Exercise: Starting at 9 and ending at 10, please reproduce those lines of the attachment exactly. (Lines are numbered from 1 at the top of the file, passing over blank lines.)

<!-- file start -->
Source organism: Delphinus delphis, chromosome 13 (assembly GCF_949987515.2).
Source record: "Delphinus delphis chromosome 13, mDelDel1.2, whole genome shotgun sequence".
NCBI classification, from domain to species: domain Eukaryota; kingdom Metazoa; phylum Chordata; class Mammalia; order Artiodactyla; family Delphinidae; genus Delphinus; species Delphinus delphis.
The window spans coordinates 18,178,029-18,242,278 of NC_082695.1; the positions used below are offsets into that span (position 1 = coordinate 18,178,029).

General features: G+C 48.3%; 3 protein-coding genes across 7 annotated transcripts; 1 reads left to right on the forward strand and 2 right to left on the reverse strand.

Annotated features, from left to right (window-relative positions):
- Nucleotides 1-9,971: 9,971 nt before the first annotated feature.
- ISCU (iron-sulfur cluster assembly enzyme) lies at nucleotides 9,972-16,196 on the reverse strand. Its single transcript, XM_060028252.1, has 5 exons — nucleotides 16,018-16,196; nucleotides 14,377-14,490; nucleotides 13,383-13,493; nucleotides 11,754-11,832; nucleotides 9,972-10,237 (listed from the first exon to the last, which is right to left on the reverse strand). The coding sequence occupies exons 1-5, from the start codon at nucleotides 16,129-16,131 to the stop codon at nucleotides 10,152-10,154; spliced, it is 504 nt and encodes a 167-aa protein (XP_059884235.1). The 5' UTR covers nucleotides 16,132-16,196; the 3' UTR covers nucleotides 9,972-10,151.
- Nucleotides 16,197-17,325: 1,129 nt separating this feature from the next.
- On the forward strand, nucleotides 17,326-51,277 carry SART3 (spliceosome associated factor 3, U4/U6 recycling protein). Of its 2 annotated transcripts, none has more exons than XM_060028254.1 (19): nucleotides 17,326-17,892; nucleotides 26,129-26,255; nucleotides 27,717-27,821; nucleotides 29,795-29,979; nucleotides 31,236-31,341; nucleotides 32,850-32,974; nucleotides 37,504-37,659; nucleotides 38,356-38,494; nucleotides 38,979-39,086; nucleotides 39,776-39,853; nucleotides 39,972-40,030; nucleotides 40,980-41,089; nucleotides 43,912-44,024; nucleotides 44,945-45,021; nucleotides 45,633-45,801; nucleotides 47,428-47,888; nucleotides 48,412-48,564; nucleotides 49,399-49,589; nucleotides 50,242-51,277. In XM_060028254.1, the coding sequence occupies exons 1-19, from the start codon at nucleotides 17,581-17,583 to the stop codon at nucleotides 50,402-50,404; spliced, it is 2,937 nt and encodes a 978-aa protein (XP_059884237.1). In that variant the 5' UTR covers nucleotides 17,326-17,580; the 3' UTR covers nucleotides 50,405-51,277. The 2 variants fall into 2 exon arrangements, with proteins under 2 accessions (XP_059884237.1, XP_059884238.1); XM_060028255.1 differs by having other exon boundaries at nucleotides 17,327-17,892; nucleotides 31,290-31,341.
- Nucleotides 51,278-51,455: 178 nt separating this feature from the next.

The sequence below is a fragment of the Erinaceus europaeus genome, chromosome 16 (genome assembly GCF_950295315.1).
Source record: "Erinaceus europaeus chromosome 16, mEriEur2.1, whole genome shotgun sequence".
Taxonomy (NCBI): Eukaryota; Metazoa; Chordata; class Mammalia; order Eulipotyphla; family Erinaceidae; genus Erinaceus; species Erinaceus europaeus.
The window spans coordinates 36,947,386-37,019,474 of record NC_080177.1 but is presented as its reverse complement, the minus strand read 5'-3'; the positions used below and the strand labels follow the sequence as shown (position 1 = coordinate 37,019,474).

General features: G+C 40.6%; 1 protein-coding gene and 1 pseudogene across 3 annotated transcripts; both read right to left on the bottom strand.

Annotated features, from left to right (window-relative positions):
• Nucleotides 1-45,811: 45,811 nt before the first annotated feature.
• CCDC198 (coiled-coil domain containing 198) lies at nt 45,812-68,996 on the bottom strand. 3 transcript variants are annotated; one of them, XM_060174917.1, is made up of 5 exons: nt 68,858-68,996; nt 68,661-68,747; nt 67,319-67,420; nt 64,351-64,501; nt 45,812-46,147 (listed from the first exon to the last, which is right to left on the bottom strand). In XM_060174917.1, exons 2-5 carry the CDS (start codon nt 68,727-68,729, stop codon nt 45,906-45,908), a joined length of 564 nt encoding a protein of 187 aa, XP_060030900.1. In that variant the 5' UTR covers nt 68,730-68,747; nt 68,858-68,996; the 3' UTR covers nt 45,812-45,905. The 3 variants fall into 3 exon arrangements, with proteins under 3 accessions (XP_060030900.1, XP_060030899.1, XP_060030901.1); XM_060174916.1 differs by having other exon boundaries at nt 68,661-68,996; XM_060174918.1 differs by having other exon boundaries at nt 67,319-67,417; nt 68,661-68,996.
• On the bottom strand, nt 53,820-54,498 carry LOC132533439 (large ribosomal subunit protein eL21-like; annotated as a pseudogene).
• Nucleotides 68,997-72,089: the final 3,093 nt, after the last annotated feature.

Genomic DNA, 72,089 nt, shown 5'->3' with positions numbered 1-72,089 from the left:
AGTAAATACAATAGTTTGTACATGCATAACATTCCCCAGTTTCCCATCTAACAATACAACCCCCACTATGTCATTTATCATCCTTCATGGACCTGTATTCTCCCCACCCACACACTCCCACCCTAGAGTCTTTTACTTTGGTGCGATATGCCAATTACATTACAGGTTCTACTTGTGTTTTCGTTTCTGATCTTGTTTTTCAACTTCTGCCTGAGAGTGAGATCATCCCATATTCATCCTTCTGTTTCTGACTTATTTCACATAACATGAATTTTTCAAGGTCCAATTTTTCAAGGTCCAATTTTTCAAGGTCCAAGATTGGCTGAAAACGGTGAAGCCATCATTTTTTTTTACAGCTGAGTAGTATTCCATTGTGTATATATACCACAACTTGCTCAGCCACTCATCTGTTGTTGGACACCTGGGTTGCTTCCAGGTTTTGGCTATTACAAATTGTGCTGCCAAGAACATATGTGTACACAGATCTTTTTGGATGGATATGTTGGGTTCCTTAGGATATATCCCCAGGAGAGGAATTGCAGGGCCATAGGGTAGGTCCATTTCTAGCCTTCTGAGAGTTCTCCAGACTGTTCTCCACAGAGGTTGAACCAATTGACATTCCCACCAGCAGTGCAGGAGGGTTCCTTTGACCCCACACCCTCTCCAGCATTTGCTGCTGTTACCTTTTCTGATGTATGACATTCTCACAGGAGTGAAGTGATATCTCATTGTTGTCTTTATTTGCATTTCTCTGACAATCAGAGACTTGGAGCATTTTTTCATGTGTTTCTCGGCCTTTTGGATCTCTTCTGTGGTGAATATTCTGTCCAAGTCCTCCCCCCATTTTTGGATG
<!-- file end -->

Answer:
- Nucleotides 16,197-17,325: 1,129 nt separating this feature from the next.
- On the forward strand, nucleotides 17,326-51,277 carry SART3 (spliceosome associated factor 3, U4/U6 recycling protein). Of its 2 annotated transcripts, none has more exons than XM_060028254.1 (19): nucleotides 17,326-17,892; nucleotides 26,129-26,255; nucleotides 27,717-27,821; nucleotides 29,795-29,979; nucleotides 31,236-31,341; nucleotides 32,850-32,974; nucleotides 37,504-37,659; nucleotides 38,356-38,494; nucleotides 38,979-39,086; nucleotides 39,776-39,853; nucleotides 39,972-40,030; nucleotides 40,980-41,089; nucleotides 43,912-44,024; nucleotides 44,945-45,021; nucleotides 45,633-45,801; nucleotides 47,428-47,888; nucleotides 48,412-48,564; nucleotides 49,399-49,589; nucleotides 50,242-51,277. In XM_060028254.1, the coding sequence occupies exons 1-19, from the start codon at nucleotides 17,581-17,583 to the stop codon at nucleotides 50,402-50,404; spliced, it is 2,937 nt and encodes a 978-aa protein (XP_059884237.1). In that variant the 5' UTR covers nucleotides 17,326-17,580; the 3' UTR covers nucleotides 50,405-51,277. The 2 variants fall into 2 exon arrangements, with proteins under 2 accessions (XP_059884237.1, XP_059884238.1); XM_060028255.1 differs by having other exon boundaries at nucleotides 17,327-17,892; nucleotides 31,290-31,341.